Issues of race and interracial relationships can be hot topics even in a modern-day society, where many people think that prejudices are a thing of the past.
In her play "The Third Crossing," making its world debut with Plan-B Theatre Company on Thursday, Debora Threedy examines these delicate topics throughout history.
The play explores the relationship between founding father Thomas Jefferson and his slave Sally Hemings, who allegedly became his mistress after the death of Jefferson's wife and bore at least four children by him.
In Jefferson's time, he defined a "negro" as a person who is at least one-quarter black. So, a child born to one black and one white parent was half-black or a "negro"; a child born to a half-black parent and a white parent was one-quarter black, still a "negro"; but a child born to a one-quarter-black parent and a white parent would be white, he said.
This was what he called "the third crossing" of bloodlines.
Interestingly, by his definition, Sally Hemings was one-fourth black, and their children would have been white.
As interracial relationships between slaves and masters continued, this definition became more confusing -- until it was declared that "one drop" of blood from a black parent defined a person as a "negro."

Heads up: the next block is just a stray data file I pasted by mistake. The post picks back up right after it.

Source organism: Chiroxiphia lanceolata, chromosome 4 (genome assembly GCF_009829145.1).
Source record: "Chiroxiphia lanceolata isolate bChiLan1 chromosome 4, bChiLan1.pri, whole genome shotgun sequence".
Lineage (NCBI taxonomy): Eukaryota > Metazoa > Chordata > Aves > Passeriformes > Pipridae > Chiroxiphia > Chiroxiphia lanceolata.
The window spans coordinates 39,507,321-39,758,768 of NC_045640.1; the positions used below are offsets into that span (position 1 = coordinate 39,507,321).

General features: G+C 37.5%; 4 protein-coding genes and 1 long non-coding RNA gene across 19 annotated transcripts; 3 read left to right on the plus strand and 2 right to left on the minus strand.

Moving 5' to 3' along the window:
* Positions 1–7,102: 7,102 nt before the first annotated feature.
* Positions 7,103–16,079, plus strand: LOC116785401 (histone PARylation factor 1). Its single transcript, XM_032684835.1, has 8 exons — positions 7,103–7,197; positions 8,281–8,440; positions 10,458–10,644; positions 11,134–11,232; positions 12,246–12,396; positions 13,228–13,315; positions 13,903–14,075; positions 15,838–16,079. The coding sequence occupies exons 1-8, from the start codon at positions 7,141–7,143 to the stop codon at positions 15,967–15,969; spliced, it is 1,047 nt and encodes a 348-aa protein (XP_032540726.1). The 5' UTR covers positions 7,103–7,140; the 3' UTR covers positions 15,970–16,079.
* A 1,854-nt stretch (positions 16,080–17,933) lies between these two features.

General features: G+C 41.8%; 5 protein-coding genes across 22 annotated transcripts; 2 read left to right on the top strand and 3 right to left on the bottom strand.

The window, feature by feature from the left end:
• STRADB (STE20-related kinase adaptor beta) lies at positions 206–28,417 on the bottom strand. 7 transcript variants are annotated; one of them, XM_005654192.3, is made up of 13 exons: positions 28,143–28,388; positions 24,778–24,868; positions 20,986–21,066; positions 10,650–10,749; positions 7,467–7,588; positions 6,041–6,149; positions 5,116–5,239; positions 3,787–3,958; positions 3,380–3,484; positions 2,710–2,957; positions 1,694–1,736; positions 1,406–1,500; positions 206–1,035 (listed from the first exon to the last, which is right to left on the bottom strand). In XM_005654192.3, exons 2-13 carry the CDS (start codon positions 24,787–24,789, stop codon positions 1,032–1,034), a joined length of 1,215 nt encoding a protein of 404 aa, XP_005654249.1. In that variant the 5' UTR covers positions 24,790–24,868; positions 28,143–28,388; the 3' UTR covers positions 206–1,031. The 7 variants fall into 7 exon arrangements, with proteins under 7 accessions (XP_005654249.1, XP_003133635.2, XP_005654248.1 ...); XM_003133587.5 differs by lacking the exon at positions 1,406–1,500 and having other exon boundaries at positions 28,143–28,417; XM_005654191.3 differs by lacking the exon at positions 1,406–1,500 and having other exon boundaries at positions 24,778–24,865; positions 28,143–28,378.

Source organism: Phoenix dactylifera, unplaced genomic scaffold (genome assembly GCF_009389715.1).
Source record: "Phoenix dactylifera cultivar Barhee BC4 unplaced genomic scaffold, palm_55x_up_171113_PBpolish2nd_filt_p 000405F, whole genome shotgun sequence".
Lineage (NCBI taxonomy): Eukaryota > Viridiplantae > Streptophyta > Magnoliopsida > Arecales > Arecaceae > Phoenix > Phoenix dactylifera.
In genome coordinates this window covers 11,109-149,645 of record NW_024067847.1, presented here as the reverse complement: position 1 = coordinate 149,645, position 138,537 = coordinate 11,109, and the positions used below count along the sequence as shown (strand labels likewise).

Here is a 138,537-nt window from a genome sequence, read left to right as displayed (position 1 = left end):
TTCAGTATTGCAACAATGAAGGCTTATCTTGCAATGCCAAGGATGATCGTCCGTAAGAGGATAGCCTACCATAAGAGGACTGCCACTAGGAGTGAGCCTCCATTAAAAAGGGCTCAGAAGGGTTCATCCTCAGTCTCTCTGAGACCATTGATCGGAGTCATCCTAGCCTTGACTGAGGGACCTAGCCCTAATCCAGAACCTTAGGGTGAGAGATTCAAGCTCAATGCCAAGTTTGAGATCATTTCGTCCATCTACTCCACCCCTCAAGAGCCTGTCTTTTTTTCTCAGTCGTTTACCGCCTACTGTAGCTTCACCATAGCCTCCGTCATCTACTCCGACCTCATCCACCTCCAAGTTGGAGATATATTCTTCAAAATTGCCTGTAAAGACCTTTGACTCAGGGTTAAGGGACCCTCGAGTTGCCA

Children born into slavery with lighter skin usually escaped to the North and passed themselves off as white.
Woman with no voice
Kalyn West, a Weber State University student, is cast in the leading role as Sally Hemings.
She said her fascination with theater began when she auditioned for a school play in the seventh grade. In high school, she was given the role of Belle in the school production of "Beauty and the Beast," and West said that was the point in her life when she knew she would pursue a career in theater.
Since then, she participated briefly in community theater before moving on to working as a paid actress. She is excited to be a part of this Plan-B production.
"As soon as I read the script, I was so enraptured by it and I wanted to be a part of it," she said.
She sees her character, as well as Jefferson's, as people conflicted by their feelings. She points out that Jefferson often did not practice what he preached. He said that he believed slavery was wrong, but he owned slaves and said that it was necessary. He also justified his actions by saying blacks had smaller brains and were better-suited for labor than white people.
If he believed that, did he also father children with a black woman?